Preschool Playdate: Hungry Caterpillar

Theme: The Very Hungry Caterpillar
Play date: February 4, 2016

— Welcome song in Spanish (reinforces names as Sweet Peas sing to their peers)
— Discussion of theme: intro to 5 signs the sweet peas could use during storytime
— Storytime: The Very Hungry Caterpillar by Eric Carle
— Unsquiggle activity: butterfly life cycle


One of our students knows ASL and she and her daughter were kind enough to lead story time.  Before we started, they taught the group 5 signs that we used throughout the story.  We’ll check in to see if they remember what they learned when we start this week’s story time.


Our “unsquiggle” activity today had the children act out the life cycle of the butterfly.  I used three different instruments to represent different segments:

  • Knocked on a rhythm stick: caterpillar breaking out of it’s egg
  • Scraped the rhythm stick: caterpillar crawling around looking for food and making it’s pupa
  • Silence: caterpillar undergoing metamorphosis to transform and change shapes.
  • Tambourine: Butterfly breaking out of the pupa and flying out in the garden

To add to the activity, we asked the parents to bring a pillowcase and a scarf.  The Sweet Peas climbed into their pillowcases (scarf tucked in at the bottom) and were very still inside their “pupa”.  As they came out, they used their scarves as their wings, and then fluttered around the room.

This unsquiggle activity was a combination of an activity suggested in The Mailbox
Superbook, and one from THIS blog that offered Hungry Caterpillar lesson ideas.

Sound Box: We used the letter “C” this week.  It’s a tough letter since it doesn’t always have the soft sound.  In the future, we will use the letter “K” next to it reinforce the sound we are looking for.  Most of the things on the tray had the hard “c” sound, the others were placed on there to be the “no” items.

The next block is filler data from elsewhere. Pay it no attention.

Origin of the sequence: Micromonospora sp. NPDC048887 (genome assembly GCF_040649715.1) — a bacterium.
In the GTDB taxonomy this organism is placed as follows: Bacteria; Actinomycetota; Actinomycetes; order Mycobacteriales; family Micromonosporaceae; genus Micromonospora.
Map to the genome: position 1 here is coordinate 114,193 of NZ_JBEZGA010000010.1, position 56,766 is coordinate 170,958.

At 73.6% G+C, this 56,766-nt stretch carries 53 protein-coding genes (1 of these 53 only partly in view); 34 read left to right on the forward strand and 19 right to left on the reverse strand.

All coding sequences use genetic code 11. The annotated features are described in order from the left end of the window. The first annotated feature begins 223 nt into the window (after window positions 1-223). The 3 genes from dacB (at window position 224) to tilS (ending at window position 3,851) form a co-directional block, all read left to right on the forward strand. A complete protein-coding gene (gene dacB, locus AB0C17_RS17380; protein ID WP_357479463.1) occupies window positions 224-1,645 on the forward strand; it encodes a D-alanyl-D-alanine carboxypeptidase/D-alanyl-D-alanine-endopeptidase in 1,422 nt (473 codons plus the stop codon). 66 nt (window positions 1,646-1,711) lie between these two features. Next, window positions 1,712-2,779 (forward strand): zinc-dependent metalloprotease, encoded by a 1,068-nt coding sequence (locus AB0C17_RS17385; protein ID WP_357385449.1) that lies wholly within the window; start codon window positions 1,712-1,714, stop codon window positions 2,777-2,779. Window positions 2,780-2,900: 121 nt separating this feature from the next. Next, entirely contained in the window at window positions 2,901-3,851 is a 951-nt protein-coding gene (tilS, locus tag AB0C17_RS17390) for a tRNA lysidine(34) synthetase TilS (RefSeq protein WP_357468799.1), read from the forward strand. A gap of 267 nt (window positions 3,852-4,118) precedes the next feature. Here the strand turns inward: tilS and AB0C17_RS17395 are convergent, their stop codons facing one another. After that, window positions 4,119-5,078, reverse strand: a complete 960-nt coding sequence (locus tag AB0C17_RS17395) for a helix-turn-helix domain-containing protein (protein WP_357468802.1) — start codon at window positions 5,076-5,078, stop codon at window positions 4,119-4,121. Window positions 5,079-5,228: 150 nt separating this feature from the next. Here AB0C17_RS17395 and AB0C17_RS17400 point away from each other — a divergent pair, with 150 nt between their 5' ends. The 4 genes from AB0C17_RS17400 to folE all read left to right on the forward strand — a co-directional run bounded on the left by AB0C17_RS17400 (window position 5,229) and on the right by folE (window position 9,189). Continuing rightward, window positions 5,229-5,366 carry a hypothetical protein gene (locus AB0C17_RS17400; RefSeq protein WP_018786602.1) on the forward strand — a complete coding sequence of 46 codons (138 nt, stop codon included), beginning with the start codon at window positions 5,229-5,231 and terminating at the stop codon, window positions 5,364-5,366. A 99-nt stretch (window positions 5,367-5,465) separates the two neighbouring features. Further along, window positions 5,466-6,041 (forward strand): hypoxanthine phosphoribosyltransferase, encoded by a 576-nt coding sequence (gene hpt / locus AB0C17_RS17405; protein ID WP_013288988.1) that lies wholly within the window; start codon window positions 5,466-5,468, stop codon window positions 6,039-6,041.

Our “C” items: Can, Card, Cat, Car, Clip,Clothespin, Comb, Cow, Crown



Level 1: Taking inspiration from all the food mentioned in the story, we had the children roll the dice and then “feed” the caterpillar with the number of items that matched the number they rolled.

Level 2: Have the children sort the food into groups. We did fruits, vegetables, breads, desserts, and dairy.



This week we had an activity that provided an opportunity to work on motor skills.
Gross motor skills: hole punching
Fine motor skills: stringing the leaves they punched on a string.

Once the sweet peas were done with their leaves, they could glue them on the “tree’.



ARTS & CRAFTS ~ Make & Take
This was a craft idea I picked up at a story time at the mall.  Other ways to celebrate this story are to make thumbprint caterpillars with red and green ink.  We also printed out an activity sheet from The Mailbox Superbook for the Sweet Peas to add to the story.  The page asks them to draw other food the caterpillar tried to eat into the caterpillar’s tummy.


We finish our Preschool Playdate with a sharing time: each child that wants to share gets to say what (s)he enjoyed the most about the morning.  We close with a good-bye song where children are welcome to give hugs.  It helps to set a formal end to the time together so that parents have a clear reason to insist that it’s time to go if they have somewhere to be afterwards.